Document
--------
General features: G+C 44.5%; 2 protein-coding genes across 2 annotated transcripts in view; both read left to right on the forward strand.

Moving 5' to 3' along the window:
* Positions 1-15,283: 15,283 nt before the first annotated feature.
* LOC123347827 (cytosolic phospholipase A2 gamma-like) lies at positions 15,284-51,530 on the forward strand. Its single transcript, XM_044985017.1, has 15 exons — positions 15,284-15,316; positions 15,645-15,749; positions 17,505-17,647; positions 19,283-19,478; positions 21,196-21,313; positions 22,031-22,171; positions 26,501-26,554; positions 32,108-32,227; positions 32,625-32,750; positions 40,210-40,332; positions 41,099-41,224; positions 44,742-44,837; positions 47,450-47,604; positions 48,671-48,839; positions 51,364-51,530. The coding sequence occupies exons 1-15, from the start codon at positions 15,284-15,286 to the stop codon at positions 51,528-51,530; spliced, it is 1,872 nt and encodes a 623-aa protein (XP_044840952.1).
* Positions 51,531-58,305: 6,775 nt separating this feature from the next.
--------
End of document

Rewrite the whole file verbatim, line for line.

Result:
General features: G+C 44.5%; 2 protein-coding genes across 2 annotated transcripts in view; both read left to right on the forward strand.

Moving 5' to 3' along the window:
* Positions 1-15,283: 15,283 nt before the first annotated feature.
* LOC123347827 (cytosolic phospholipase A2 gamma-like) lies at positions 15,284-51,530 on the forward strand. Its single transcript, XM_044985017.1, has 15 exons — positions 15,284-15,316; positions 15,645-15,749; positions 17,505-17,647; positions 19,283-19,478; positions 21,196-21,313; positions 22,031-22,171; positions 26,501-26,554; positions 32,108-32,227; positions 32,625-32,750; positions 40,210-40,332; positions 41,099-41,224; positions 44,742-44,837; positions 47,450-47,604; positions 48,671-48,839; positions 51,364-51,530. The coding sequence occupies exons 1-15, from the start codon at positions 15,284-15,286 to the stop codon at positions 51,528-51,530; spliced, it is 1,872 nt and encodes a 623-aa protein (XP_044840952.1).
* Positions 51,531-58,305: 6,775 nt separating this feature from the next.